(Photo Credit: Tim Gouw/Pexels)
Step 1: Know Your Enemy, er Potential Future Employer
The easiest thing you can do is get yourself some intel on the other side of the table. Start with the company’s website and digest their public-facing messages to know how they like to present themselves in the world. Google the company and read press releases, news stories, magazine profiles of the CEO, and so on, to get an even broader picture.
Step 2: Go for the Inside Scoop
Check out their profile on sites like LinkedIn, where they might list jobs and provide an easy path to connect with employees. This narrows down the task of finding an inside man, so to speak, and is a heck of a lot easier than stalking bars near the office complex after quitting time. If you can connect with a current employee, talk to them about the job, department, work culture … anything at all, really, that might give you a better sense of what it’s like to work there (and if you’d be successful).
Step 3: Put Your Best Foot Forward (Online)
How do you stack up on the internets? If you don’t have a personal website where you can showcase your past accomplishments, think about creating one. If your potential employer hasn’t searched for you yet, they certainly will in the future. Knowing that your digital presence speaks well for you is just one less thing for you to worry about.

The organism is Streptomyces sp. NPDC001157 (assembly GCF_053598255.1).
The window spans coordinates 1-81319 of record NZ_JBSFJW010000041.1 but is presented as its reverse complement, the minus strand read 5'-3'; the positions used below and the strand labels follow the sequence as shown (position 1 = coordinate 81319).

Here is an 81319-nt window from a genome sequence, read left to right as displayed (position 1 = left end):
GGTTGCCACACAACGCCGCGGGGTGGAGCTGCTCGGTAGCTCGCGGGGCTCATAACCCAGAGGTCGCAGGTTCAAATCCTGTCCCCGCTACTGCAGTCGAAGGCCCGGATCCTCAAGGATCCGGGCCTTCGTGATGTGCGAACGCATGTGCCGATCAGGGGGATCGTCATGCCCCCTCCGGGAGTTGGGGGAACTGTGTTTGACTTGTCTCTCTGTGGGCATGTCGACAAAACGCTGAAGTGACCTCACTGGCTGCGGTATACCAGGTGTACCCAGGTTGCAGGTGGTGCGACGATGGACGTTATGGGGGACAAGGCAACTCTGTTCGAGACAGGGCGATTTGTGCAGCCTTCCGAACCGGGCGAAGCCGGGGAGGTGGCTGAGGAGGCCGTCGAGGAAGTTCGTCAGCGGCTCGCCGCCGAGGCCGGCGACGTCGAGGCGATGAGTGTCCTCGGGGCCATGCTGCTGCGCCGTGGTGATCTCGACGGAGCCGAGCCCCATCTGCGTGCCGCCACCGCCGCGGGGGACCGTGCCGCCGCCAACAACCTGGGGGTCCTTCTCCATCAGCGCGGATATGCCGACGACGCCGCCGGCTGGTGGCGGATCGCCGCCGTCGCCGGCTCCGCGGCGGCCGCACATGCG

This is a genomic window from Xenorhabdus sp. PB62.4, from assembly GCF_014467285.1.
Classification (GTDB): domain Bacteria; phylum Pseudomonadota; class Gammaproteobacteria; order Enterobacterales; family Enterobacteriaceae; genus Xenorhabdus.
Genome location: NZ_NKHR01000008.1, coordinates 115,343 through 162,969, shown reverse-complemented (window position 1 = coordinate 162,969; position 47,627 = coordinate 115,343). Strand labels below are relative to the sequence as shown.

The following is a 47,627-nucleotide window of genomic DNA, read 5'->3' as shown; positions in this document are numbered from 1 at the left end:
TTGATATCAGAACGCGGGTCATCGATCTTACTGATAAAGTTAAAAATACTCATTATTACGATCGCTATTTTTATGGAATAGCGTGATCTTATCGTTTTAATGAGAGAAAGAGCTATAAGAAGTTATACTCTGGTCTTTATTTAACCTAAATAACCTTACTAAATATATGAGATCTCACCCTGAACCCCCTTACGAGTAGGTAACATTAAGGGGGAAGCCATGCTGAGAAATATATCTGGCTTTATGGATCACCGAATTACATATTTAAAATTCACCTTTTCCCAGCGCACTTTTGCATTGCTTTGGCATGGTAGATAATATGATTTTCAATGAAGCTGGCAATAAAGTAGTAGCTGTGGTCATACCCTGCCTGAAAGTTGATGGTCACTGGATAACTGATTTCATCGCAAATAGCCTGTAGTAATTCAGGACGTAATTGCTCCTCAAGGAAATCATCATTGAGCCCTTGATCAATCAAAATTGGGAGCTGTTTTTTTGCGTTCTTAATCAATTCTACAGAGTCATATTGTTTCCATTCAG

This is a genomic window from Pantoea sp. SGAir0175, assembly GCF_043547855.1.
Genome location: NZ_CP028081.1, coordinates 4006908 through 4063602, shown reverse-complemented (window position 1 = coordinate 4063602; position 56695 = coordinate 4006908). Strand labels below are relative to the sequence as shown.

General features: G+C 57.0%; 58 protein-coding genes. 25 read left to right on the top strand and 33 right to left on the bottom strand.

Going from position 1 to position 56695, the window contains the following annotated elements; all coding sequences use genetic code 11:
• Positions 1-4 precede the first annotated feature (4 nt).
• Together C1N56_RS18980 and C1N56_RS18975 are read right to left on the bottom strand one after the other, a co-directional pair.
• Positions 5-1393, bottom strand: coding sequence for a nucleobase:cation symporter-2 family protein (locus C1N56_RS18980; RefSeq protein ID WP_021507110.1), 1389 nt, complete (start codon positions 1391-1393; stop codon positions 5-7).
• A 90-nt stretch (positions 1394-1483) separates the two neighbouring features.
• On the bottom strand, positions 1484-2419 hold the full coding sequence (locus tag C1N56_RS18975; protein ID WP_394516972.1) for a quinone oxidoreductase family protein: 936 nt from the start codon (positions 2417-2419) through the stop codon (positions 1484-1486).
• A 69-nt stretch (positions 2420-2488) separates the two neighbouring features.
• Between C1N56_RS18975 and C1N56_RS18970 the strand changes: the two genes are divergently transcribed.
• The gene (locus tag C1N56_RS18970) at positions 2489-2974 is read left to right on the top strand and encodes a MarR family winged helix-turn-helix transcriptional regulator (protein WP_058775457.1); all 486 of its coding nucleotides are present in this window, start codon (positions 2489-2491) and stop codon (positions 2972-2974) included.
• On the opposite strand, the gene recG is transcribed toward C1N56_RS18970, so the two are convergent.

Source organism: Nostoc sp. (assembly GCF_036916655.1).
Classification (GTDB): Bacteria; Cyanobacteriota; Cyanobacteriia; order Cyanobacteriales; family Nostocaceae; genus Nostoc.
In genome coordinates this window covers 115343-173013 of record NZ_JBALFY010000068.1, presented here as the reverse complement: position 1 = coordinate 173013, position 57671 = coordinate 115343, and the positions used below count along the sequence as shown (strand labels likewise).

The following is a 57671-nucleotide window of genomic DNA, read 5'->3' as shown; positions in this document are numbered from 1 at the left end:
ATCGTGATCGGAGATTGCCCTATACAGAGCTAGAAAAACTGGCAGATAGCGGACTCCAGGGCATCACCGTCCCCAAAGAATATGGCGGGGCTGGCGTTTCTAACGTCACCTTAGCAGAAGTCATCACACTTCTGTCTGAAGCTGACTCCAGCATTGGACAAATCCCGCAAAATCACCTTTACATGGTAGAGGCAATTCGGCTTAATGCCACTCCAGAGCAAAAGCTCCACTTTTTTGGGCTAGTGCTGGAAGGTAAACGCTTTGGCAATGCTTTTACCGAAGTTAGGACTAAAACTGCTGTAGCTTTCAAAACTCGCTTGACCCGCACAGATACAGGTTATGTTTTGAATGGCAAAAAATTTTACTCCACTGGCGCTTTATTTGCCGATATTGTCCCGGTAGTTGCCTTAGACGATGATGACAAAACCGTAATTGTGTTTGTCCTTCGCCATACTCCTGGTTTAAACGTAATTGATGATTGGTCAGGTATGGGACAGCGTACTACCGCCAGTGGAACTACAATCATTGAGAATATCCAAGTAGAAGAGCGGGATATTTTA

Step 4: Polish Your Battle Armor
Besides a shave and a haircut, make sure you’re looking sharp when you hit the doors of the office building. Try on your potential interview outfit and make sure everything fits and is in working order. The time to replace a missing button or broken zipper isn’t five minutes before you should be heading out the door, it’s NOW. Try out everything from shoes to coats with your outfit, and if you need to make a substitution, do it mindful of the weather, the work environment, and the impression you want to make during the interview. If your clothes fit well and give you a sense of professional well-being, you’ll be more relaxed during your interview.
Step 5: Plan Your Route
Not only do you need the address for the interview location, you should also research how to get there via your mode of transit, whether it’s car, public transit, or velocipede. Make sure you know things like exits to take, potential construction, where you’re going to park, how long it should take for you to get there (with traffic), etc. Knowing how you’ll get from point A to point B can help you relax on game day, and make sure you’re not late, too.
Step 6: Practice Talking the Talk
We don’t usually spend a lot of time talking about ourselves, but at an interview, you’ll have to do just that. Make sure you take a little time to practice your “elevator pitch” about what makes you a great candidate, and why they should hire you. Look at your resume, and make sure you can talk about your past experiences in a meaningful way (including any bad times) and what you hope to get out of this new job. When you have your spiel down pat, you’ll sound polished during your interview, even if your stomach is full of butterflies.
Step 7: Know What You’re Worth
Do your homework. Knowing how much you should be paid is a great confidence booster when you’re in the interview phase. PayScale can help with our Salary Survey. Just plug in a few details, and you’ll have the full picture on what that new job should be offering you. You might be worth more than you thought!
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